“The most predictable aspect of Trump is unpredictability. I think it’s dangerous, very dangerous,” says Noam Chomsky.
US President-elect Donald Trump has threatened to jail people who burn the United States flag, prompting strong rebukes online and concerns about how he would deal with dissidents when he assumes power.
Trump suggested that setting fire to the flag should be punished by either a year in prison or the loss of citizenship, in a tweet early on Monday.
“Nobody should be allowed to burn the American flag – if they do, there must be consequences – perhaps loss of citizenship or year in jail!” the incoming US president said.
The comments provoked widespread condemnation from Trump’s critics, who pointed out that burning the flag was a constitutionally protected right.
A small group of hard-left activists burned small US flags outside the Trump International Hotel in New York on Tuesday, in an angry response toTrump’s tweet.
The American Civil Liberties Union’s senior staff attorney, Lee Rowland, said flag burning was protected under the US constitution and that stripping citizenship from a US national was also unconstitutional “even for the most heinous crimes”.
“One of the founding principles of our nation is tolerance of peaceful protest and dissent,” Rowland said in a statement sent to Al Jazeera.
“Flag burning, like other forms of dissent, is political speech that is fully protected by the First Amendment.”
“Both the protection of political speech and the inviolability of US citizenship are long-standing constitutional principles at the very core of American democracy.”
‘All Americans must stand up’
In a series of tweets responding to Trump’s proposal, independent US presidential candidate Evan McMullin said on Tuesday that the new president could not “dictate” what Americans were allowed to do.
“Our constitution protects our rights to such expression,” McMullin said, adding “it does not protect presidents who violate them from impeachment.”
And it is time for our elected leaders, who we empower to represent us, to stand up as well. If they will not, what is their purpose?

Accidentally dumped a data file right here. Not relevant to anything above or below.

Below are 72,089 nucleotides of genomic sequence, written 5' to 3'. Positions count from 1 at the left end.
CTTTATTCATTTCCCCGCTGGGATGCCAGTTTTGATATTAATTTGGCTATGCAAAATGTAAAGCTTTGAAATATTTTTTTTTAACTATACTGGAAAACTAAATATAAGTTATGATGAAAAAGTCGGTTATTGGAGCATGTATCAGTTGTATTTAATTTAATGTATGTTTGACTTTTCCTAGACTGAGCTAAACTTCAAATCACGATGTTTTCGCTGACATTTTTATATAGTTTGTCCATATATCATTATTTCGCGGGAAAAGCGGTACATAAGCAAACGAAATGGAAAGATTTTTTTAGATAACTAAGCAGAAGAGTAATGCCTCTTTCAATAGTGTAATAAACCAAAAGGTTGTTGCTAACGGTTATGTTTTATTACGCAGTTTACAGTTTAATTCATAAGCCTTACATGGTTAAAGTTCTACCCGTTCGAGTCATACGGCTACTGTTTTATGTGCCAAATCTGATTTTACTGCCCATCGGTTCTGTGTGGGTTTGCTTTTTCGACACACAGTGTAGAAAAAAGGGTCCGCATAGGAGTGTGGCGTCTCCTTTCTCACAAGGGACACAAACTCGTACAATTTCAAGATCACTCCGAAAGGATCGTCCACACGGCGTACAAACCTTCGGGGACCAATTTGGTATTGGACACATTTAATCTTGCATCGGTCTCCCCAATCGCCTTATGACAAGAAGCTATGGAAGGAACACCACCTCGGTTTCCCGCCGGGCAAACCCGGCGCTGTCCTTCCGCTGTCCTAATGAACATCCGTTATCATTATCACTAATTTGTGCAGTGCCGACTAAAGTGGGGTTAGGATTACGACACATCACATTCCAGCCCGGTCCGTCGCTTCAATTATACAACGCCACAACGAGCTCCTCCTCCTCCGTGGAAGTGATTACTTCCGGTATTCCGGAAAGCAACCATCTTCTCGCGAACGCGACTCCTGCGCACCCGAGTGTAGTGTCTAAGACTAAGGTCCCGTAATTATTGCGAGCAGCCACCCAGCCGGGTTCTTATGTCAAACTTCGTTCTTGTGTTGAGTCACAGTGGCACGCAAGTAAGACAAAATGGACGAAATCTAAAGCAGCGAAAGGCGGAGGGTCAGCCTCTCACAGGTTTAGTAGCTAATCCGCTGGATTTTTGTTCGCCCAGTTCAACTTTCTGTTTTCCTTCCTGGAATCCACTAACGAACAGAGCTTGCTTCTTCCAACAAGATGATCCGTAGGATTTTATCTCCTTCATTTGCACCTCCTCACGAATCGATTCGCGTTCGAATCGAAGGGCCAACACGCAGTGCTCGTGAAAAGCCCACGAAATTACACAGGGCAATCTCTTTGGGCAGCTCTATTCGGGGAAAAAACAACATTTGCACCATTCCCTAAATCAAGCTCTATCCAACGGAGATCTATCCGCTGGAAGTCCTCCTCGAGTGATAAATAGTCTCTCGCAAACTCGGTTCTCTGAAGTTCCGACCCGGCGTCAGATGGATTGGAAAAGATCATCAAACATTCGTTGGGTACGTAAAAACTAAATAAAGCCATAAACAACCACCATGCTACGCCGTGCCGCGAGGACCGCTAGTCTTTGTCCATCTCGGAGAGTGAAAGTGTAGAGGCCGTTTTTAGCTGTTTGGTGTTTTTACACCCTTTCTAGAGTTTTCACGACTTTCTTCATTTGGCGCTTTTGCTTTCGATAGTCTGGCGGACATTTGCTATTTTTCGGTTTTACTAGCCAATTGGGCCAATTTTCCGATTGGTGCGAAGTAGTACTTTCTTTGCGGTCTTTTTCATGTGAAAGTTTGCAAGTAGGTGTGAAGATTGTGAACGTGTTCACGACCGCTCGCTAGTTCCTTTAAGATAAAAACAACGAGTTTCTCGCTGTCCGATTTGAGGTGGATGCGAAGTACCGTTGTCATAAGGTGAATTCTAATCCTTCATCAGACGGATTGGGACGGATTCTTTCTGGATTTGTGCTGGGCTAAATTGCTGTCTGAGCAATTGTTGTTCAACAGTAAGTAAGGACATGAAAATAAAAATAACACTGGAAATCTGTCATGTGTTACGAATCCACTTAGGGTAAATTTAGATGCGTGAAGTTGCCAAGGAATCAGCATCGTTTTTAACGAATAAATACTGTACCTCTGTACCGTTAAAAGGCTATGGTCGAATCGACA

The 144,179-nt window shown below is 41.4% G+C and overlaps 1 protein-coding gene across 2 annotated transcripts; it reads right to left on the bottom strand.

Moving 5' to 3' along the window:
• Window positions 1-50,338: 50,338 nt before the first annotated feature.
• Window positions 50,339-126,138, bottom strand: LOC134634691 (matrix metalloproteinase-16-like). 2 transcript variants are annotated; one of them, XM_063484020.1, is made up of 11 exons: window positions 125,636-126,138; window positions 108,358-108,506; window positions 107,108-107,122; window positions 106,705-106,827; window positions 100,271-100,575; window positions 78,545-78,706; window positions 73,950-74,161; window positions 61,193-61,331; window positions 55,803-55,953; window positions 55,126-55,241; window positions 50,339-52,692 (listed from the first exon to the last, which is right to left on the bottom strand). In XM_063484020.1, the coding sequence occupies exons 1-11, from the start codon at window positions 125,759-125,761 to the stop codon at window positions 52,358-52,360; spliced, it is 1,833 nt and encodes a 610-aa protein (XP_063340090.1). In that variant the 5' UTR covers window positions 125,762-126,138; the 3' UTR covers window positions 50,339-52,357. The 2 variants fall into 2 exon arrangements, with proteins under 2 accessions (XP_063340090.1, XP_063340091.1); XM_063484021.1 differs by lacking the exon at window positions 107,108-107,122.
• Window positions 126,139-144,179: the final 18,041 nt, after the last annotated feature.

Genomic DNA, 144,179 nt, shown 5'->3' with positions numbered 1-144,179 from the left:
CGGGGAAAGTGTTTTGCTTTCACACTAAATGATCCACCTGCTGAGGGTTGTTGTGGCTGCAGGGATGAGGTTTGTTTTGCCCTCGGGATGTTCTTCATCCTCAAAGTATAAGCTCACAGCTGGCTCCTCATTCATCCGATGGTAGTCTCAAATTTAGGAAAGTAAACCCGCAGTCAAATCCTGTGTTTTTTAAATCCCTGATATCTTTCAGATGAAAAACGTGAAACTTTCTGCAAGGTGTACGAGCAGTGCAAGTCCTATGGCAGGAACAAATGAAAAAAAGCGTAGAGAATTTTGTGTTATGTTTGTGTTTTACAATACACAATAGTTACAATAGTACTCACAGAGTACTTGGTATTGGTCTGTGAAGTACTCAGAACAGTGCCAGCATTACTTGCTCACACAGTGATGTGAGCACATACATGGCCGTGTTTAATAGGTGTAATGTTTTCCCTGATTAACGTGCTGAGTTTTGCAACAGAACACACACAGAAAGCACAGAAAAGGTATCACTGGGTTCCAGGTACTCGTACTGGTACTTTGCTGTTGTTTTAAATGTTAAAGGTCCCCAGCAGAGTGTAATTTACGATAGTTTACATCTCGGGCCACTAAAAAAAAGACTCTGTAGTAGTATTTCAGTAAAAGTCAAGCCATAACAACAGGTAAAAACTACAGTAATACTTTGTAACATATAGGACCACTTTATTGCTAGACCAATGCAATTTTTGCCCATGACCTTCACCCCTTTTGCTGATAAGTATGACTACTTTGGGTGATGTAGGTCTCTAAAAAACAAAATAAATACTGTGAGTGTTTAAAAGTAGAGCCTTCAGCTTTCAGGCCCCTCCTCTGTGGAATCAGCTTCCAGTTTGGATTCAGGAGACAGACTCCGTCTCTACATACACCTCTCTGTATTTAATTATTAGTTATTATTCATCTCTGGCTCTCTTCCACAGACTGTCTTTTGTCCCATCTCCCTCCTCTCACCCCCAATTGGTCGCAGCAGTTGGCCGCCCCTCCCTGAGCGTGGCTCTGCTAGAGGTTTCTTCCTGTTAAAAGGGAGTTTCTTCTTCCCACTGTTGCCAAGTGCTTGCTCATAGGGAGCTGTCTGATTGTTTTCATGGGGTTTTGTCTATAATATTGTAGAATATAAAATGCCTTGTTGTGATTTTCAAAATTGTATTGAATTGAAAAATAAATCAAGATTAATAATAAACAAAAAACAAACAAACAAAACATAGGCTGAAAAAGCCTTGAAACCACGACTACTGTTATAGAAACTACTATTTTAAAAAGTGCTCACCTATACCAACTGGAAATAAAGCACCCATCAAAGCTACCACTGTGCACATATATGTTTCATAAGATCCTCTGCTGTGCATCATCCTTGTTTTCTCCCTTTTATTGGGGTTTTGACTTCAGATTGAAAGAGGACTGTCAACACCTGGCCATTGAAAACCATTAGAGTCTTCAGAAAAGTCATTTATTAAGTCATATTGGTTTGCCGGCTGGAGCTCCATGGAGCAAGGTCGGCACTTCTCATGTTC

— Evan McMullin (@EvanMcMullin) November 29, 2016
McMullin, the Republican Party’s former chief policy director who quit during Trump’s successful primary bid, called on others to speak out.
“All Americans must stand up to [Trump’s] rhetorical and literal violations of our rights and democratic norms. Otherwise, they will be eroded as our expectations change, as we’re desensitised to the notion that our basic rights are not inalienable.”
Others warned of deeper consequences of Trump’s comments, especially given his recent attacks on media outlets and political rivals.
“The story isn’t flag burning, it is Trump wanting to strip citizenship and voting rights from dissidents,” tweeted Ian Millhiser, the justice editor at ThinkProgress.
“The America I voted for allows people to express unpopular views and still be allowed to vote in the next election,” he continued.
Many suggested Trump’s controversial comments would cease after he won the election, but the Republican candidate continues to court controversy by picking fights with his rivals and journalists on Twitter.
The day before the threat to imprison flag burners, Trump attacked CNN for its “total, one hundred percent support” of Democrat rival Hillary Clinton.
That was after re-tweeting several insults aimed at the news outlet by his supporters.
Earlier during the week, Trump attacked the New York Times for allegedly reporting on him “inaccurately and with a nasty tone”.
The president-elect has also hit out Clinton and Green Party presidential candidate Jill Stein for the latter’s attempt to secure recounts in three states that Trump narrowly won.